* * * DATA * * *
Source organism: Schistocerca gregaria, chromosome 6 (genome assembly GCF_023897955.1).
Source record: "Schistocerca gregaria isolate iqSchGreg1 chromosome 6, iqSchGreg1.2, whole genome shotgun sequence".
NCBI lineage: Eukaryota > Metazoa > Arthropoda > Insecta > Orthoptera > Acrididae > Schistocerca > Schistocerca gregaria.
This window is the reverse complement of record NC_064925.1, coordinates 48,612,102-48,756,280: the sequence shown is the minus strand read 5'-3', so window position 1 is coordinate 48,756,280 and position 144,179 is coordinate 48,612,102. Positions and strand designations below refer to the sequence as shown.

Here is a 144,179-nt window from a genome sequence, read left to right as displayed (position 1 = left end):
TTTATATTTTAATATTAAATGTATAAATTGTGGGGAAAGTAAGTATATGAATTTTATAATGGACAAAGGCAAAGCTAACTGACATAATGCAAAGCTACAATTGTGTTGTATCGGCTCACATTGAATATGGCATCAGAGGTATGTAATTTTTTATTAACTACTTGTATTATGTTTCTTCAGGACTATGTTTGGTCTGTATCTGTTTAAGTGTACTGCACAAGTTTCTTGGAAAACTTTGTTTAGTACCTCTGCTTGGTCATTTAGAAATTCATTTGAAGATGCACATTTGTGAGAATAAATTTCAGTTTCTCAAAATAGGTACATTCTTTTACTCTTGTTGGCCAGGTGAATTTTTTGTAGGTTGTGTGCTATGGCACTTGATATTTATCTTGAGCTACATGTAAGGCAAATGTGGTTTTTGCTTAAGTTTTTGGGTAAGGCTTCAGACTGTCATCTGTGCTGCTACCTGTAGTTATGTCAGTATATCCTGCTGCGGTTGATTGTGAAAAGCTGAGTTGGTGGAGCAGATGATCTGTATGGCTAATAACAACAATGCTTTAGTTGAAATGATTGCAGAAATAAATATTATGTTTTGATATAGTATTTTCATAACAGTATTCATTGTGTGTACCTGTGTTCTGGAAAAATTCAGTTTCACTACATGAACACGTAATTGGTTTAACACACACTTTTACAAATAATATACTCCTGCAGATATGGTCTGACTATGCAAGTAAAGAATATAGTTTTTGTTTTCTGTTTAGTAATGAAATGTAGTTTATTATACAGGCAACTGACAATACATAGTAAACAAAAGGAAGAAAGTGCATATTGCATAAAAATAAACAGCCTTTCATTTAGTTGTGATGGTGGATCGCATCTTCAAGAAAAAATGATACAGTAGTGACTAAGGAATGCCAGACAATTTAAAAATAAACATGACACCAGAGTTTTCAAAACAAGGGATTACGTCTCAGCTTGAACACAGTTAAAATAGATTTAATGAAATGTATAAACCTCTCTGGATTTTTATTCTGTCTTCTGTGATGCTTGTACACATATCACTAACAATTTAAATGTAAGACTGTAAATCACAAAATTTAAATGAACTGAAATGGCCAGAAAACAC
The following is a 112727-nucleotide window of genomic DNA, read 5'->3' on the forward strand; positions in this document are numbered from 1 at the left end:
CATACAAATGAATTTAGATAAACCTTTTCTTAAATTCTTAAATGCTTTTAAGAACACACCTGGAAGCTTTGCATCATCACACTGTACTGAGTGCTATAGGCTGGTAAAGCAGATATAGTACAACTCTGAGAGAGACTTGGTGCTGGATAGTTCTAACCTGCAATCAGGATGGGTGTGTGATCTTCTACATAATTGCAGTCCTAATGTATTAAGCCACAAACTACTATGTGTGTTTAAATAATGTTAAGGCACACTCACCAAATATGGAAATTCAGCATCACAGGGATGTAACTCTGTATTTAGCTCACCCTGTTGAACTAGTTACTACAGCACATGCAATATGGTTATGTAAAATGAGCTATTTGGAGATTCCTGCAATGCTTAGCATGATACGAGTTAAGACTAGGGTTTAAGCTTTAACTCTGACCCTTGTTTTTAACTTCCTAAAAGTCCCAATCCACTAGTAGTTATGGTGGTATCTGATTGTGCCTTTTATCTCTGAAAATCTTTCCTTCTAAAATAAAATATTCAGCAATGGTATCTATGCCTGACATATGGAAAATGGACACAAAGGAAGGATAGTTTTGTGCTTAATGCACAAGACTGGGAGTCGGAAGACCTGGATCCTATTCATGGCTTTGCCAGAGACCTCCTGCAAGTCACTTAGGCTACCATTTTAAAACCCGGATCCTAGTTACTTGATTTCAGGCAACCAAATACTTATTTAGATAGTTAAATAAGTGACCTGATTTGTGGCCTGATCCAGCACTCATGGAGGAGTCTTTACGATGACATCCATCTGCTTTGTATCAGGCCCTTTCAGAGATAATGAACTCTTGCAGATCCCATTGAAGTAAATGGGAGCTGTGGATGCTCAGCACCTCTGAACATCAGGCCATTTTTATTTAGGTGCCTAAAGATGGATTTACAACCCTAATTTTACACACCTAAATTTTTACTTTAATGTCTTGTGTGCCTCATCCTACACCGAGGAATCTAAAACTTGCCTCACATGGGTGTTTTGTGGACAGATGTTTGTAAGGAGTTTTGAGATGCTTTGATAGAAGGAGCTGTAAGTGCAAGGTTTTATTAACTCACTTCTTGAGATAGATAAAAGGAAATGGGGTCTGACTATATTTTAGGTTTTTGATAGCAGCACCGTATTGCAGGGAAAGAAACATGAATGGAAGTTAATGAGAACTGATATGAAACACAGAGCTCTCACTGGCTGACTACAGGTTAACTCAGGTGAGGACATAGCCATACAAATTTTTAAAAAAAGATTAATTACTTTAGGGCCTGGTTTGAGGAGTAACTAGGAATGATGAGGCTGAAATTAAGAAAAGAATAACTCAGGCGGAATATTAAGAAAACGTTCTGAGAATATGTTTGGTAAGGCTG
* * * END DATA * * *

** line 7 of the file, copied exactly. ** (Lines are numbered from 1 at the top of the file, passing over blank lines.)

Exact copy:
The following is a 112727-nucleotide window of genomic DNA, read 5'->3' on the forward strand; positions in this document are numbered from 1 at the left end: